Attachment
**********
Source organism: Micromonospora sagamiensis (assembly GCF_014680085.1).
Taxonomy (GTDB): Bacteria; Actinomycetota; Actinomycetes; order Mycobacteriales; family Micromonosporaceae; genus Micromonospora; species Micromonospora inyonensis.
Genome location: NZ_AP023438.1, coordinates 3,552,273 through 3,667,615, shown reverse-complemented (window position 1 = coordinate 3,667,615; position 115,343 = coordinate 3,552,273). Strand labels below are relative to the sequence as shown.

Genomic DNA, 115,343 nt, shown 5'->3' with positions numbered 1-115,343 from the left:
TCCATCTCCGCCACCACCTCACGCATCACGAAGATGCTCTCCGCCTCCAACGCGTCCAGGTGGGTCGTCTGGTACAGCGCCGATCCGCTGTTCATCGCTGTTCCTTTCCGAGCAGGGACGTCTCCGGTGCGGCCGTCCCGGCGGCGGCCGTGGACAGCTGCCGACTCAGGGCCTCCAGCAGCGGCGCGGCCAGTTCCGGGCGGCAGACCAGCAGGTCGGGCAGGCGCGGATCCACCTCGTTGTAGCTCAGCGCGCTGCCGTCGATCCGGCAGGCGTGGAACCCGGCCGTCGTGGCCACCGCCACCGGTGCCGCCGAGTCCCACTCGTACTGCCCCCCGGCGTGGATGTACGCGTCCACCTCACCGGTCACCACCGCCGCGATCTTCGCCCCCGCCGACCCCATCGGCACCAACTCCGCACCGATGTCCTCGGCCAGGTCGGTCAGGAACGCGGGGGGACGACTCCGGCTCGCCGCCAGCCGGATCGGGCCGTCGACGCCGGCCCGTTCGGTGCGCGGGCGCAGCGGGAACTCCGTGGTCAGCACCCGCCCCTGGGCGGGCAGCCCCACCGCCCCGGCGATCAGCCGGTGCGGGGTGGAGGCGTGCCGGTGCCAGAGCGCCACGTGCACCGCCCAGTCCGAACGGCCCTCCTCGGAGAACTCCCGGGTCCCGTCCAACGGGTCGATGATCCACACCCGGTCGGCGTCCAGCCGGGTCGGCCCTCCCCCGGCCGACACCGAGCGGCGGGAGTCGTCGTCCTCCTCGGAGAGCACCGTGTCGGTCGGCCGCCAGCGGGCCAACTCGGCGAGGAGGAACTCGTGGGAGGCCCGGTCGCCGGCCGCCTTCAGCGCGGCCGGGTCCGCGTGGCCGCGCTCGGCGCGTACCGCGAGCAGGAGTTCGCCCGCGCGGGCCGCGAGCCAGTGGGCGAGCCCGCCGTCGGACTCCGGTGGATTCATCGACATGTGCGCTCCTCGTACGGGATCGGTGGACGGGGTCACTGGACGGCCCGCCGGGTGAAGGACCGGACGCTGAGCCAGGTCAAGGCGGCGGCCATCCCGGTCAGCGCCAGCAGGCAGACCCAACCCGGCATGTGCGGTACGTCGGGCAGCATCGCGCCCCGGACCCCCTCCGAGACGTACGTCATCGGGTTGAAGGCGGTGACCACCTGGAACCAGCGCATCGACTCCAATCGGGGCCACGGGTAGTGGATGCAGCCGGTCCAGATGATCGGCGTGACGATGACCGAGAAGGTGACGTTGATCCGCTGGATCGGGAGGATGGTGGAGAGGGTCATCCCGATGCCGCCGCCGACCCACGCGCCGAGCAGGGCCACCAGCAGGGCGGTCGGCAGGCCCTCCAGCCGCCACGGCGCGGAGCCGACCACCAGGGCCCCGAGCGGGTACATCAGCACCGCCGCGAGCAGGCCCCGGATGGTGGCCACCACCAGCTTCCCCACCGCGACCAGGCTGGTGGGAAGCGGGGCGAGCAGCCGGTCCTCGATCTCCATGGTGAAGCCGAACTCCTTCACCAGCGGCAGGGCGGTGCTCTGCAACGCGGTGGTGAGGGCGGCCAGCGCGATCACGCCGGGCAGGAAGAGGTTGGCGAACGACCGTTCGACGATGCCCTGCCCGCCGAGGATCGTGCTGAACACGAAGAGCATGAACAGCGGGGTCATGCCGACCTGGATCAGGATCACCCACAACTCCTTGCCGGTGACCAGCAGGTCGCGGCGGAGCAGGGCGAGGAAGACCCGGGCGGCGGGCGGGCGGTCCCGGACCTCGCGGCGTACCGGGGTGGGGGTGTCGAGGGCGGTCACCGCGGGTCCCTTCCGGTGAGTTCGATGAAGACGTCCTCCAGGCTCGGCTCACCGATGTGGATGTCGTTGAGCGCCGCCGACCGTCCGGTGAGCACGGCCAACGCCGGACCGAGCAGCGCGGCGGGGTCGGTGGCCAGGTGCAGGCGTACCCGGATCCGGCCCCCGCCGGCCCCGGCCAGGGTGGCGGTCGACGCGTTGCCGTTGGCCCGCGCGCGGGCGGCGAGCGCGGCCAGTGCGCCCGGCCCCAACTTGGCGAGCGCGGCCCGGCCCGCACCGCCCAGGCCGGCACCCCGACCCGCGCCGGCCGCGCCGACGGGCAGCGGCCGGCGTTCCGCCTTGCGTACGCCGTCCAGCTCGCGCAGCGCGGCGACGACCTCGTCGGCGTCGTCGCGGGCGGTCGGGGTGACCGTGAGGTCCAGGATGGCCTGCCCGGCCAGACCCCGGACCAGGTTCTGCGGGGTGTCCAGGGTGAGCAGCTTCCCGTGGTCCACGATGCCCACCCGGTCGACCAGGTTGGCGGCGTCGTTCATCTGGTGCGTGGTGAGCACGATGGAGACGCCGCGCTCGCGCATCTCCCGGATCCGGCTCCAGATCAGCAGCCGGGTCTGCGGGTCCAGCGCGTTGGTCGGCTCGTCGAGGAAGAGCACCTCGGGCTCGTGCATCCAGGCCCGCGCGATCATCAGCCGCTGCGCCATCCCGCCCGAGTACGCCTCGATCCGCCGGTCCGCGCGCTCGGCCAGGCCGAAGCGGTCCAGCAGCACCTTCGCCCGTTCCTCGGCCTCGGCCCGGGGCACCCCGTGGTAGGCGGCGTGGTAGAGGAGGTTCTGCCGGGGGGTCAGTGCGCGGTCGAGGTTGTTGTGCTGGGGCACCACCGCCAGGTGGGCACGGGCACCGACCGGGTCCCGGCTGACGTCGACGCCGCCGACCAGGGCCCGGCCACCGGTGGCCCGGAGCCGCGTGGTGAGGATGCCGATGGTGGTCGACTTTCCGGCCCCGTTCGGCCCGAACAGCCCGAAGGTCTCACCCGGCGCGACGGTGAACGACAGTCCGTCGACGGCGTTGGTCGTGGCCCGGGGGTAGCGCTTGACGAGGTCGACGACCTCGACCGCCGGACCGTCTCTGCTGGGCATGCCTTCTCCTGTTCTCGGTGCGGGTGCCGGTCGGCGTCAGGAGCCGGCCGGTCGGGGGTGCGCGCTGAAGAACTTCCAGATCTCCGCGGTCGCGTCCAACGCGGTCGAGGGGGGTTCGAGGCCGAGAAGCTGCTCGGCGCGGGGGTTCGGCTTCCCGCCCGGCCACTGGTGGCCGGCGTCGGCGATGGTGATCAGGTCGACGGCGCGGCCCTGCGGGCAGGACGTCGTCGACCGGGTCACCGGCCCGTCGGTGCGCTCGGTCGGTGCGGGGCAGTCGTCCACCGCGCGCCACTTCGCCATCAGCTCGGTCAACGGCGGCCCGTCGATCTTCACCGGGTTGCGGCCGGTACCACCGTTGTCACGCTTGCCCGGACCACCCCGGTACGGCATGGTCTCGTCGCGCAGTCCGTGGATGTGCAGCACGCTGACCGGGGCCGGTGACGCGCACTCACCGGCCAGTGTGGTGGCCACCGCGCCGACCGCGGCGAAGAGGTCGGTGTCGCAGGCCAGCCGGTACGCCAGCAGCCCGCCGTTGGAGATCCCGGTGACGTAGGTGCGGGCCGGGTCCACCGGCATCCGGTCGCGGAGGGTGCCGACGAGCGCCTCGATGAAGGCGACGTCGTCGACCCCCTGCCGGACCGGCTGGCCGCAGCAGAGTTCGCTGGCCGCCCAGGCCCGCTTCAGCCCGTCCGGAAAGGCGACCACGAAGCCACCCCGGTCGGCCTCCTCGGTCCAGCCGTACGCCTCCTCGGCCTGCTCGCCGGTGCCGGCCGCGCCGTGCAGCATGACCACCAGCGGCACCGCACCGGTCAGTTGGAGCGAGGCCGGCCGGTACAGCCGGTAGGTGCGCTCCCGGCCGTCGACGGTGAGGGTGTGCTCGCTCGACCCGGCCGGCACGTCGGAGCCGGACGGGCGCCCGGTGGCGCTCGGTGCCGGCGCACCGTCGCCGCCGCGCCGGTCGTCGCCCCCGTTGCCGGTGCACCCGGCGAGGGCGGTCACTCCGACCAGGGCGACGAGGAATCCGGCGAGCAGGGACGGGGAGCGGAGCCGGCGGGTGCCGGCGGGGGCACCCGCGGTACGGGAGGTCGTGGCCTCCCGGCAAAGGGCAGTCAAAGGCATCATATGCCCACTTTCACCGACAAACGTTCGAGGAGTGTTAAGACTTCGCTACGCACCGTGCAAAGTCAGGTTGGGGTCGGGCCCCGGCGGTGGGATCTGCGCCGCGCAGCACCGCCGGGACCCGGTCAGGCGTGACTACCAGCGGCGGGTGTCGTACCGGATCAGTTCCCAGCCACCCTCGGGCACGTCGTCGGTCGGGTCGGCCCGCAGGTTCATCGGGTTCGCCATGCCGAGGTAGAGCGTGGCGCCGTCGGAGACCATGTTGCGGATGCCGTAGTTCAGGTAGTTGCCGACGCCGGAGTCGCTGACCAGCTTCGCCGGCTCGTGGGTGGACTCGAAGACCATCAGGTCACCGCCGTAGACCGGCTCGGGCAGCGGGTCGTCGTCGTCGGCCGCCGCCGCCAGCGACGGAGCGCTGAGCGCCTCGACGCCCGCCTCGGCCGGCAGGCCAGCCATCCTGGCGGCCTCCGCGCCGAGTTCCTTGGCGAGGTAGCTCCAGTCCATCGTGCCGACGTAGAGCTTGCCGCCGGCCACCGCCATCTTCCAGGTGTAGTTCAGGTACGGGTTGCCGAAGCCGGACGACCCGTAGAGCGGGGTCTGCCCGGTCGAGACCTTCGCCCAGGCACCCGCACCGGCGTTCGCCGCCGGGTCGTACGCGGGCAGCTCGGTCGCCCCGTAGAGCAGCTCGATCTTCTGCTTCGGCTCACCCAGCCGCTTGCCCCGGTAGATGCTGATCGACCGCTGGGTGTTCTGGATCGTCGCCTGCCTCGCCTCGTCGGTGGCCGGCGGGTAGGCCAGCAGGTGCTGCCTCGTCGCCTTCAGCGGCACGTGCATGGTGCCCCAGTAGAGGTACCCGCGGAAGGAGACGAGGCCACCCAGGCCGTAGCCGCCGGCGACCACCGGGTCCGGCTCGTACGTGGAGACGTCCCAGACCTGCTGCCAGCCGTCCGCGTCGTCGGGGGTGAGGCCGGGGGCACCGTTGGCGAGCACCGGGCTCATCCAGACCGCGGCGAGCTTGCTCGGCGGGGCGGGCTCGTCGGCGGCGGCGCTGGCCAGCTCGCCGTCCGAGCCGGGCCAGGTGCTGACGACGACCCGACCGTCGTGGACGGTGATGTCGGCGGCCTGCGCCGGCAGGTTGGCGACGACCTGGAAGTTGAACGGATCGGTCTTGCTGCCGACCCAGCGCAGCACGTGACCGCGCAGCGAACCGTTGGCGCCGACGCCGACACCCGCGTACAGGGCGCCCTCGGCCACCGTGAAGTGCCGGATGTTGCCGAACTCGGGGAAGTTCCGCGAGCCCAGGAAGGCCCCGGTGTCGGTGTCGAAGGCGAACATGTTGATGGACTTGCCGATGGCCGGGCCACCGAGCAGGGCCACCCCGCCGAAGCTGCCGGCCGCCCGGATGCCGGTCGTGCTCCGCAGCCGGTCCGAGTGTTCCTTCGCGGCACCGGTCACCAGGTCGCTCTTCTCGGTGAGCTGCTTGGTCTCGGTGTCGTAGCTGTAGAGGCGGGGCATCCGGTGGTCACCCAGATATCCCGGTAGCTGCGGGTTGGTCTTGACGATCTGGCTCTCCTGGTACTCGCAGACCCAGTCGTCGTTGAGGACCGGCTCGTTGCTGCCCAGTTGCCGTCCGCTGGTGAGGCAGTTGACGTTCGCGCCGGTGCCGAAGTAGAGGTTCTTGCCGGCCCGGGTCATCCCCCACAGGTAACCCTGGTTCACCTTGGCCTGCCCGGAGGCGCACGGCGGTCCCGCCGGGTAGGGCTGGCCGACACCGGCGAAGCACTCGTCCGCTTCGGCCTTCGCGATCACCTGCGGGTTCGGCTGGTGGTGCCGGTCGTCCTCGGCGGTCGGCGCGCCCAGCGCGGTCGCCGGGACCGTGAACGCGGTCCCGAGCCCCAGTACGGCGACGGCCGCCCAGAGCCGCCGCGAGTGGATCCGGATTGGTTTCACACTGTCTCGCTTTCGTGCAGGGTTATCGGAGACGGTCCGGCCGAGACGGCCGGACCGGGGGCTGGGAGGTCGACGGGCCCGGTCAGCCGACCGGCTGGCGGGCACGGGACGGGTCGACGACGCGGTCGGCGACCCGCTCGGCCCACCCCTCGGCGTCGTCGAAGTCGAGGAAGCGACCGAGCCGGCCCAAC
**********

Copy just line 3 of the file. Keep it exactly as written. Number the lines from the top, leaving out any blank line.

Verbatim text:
Genome location: NZ_AP023438.1, coordinates 3,552,273 through 3,667,615, shown reverse-complemented (window position 1 = coordinate 3,667,615; position 115,343 = coordinate 3,552,273). Strand labels below are relative to the sequence as shown.